To be specific, Johnson’s ‘Walking Blues’ recycles ‘My Black Mama’ by Son House, who was himself calling it ‘Walking Blues’ in the 1930s before Robert Johnson used the title for his own song (the title ‘My Black Mama’ was because the ‘black mama’ lyrics House took as his starting-point came from one of his mentors, James McCoy); and House’s 1942 field-recorded ‘Walking Blues’ re-emphasises this lineage. But the story doesn’t end there. Extraordinarily, in 1985 the collector Mike Kirsling found 42 Paramount test-pressings in the roof of a house in Illinois, and more left out in the snow. (As he took them home he prayed ‘Please God, don’t let them be by white singers!’: some were, some weren’t.) Among them - it’s almost too good to be true - was a Son House recording of ‘Walking Blues’ itself from 1930 - indeed recorded the same day as his ‘My Black Mama’ - a record not known to have existed, and confirming the song as an item in House’s repertoire at least six years before Robert Johnson recorded it.

Specifically too, Muddy Waters’ first recorded side, August 1941’s ‘Country Blues’, is also founded upon House’s 1930s ‘Walking Blues’. The similarity between Waters’ bottleneck playing on this and Robert Johnson’s on his ‘Walking Blues’ has been widely noted - but both are extremely similar to that on Son House’s ‘My Black Mama’, and the field-recorded interviews with Muddy Waters make it clear that it was Son House who taught him bottleneck guitar. (All this is detailed in a 1981 article ‘Really The “Walking Blues”: Son House, Muddy Waters, Robert Johnson and the Development of a Traditional Blues’, by John Cowley.)

Even in old age, debilitated and at times distracted, he was a person of great dignity. Among the Columbia sides made in 1965 is the gorgeous, touching ‘Pearline’, on which House sounds infinitely older than his 63 years but turns his frailty to transcendently poignant advantage, his clawing, arthritic slide guitar glistening like tears across the track.

Interviewed in San Diego in autumn 1993, Bob Dylan said: ‘The people who played that music were still around... [in the early 1960s], and so there was a bunch of us, me included, who got to see all these people close up - people like Son House, REVEREND GARY DAVIS or SLEEPY JOHN ESTES. Just to sit there and be up close and watch them play, you could study what they were doing, plus a bit of their lives rubbed off on you. Those vibes will carry into you forever, really, so it’s like those people, they’re still here to me. They’re not ghosts of the past or anything, they’re continually here.” Indeed.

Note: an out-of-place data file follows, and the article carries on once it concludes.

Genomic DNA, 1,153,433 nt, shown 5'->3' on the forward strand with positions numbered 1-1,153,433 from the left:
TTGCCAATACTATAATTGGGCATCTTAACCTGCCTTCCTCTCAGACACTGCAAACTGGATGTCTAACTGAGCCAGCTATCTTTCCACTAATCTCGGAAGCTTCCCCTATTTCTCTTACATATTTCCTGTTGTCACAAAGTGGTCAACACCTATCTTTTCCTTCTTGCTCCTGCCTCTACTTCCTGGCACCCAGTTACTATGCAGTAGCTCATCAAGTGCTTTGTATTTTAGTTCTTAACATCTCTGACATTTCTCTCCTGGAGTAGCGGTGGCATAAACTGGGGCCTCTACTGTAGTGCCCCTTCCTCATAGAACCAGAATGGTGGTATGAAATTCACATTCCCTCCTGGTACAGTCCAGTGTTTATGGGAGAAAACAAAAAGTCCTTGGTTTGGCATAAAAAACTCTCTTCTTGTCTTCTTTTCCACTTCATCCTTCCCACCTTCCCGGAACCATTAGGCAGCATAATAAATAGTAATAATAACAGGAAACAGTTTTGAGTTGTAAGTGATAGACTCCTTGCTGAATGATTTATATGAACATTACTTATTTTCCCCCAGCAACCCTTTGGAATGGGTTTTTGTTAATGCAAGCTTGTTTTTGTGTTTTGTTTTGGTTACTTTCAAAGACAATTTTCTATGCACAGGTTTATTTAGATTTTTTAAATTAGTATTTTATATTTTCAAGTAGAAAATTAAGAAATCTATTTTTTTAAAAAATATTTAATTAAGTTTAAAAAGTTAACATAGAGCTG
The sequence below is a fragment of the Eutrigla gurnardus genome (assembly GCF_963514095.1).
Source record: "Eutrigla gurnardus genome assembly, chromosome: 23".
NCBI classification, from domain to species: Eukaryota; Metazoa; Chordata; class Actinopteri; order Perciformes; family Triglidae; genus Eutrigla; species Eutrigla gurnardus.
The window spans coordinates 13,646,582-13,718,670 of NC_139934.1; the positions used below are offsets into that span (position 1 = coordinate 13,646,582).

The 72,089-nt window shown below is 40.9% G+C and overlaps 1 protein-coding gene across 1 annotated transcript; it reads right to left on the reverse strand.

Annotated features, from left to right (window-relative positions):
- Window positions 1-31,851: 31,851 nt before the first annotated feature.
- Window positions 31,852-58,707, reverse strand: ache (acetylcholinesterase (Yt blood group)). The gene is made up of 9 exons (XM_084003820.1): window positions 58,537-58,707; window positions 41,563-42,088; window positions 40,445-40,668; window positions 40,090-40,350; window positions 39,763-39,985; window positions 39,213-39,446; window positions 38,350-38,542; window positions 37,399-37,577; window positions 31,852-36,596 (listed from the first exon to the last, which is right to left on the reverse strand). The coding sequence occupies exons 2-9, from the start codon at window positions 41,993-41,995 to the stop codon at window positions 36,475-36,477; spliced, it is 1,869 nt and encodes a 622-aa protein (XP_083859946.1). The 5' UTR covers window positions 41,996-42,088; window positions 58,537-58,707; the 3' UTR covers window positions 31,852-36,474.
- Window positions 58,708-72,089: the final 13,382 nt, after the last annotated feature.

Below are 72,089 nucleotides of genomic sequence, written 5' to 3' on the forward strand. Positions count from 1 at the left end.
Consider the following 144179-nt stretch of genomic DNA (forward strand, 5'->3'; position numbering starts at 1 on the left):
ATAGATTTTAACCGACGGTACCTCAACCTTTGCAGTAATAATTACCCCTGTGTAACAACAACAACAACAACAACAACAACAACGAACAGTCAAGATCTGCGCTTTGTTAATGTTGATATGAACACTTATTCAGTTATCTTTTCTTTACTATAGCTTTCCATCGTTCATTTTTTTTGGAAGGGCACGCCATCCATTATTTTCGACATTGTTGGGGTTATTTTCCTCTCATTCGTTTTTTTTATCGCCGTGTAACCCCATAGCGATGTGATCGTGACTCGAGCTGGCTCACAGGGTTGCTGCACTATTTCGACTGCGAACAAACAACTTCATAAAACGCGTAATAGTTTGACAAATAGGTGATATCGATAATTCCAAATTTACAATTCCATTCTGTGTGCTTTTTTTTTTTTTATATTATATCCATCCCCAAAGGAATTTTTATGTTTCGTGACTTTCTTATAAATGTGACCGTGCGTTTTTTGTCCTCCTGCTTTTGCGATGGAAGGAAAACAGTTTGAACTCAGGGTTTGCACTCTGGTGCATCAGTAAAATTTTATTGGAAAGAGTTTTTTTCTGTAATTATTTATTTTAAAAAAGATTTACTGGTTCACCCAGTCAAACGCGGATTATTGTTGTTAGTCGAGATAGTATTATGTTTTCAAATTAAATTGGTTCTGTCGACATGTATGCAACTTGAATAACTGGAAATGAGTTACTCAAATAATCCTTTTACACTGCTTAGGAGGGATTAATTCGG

Son House moved to Detroit in 1976 and though he outlived almost all the rest, including many of his successors, he died there on October 19, 1988, aged 86.

[Son House: ‘My Black Mama Part 1’, ‘My Black Mama Part 2’, Grafton WI, 28 May 1930; ‘Walking Blues’, Grafton, 28 May 1930, unissued until Delta Blues 1929-1930, Document DLP 532, Vienna, 1988; ‘Walking Blues’, Robinsonville MS, 17 Jul 1942, CD-reissued Son House: The Complete Library of Congress Sessions 1941-1942, Travelin’ Man TM CD 02, Crawley, UK, 1990; ‘Pearline’, NY, 12-14 Apr 1965, Son House - Father of Folk Blues, Columbia CL 2417, NY, 1965; reissued on 2-CD set Son House: Father of the Delta Blues: The Complete 1965 Sessions (produced by John Hammond), Roots N’ Blues Masters series, Columbia Legacy 4716622, NY, 1992 (incl. re-recordings of, among others, Blind Willie Johnson’s ‘John The Revelator’ & Patton’s ‘Pony Blues’).
Robert Johnson: ‘Walking Blues’, San Antonio TX, 27 Nov 1936, Robert Johnson: King of the Delta Blues Singers, Columbia CL-1654, NY, 1961.
Muddy Waters (as McKinley Morganfield): ‘Country Blues’, Stovall MS, c.24-31 Aug 1941 (field-recorded for the Library of Congress), vinyl-issued on the compilation Afro-American Blues and Game Songs, AFS L-4, Washington D.C., 1962 & Polydor UK 236.574, London, nia, CD-reissued Rounder CD 1513, Cambridge MA, 1999; also CD-reissued The Complete Plantation Recordings: Muddy Waters: The Historic Library of Congress Recordings 1941-1942, MCA CHD 9344, London, 1993.
For the 1985 Paramounts discovery story see Bob Hilbert: ‘Paramounts In The Belfry’, 78 Quarterly no.4, Key West, FL, 1989. John Cowley: ‘Really The “Walking Blues”: Son House, Muddy Waters, Robert Johnson and the Development of a Traditional Blues’, Popular Music Vol. 1, ed. Richard Middleton & David Horn, Cambridge: Cambridge University Press, 1981.]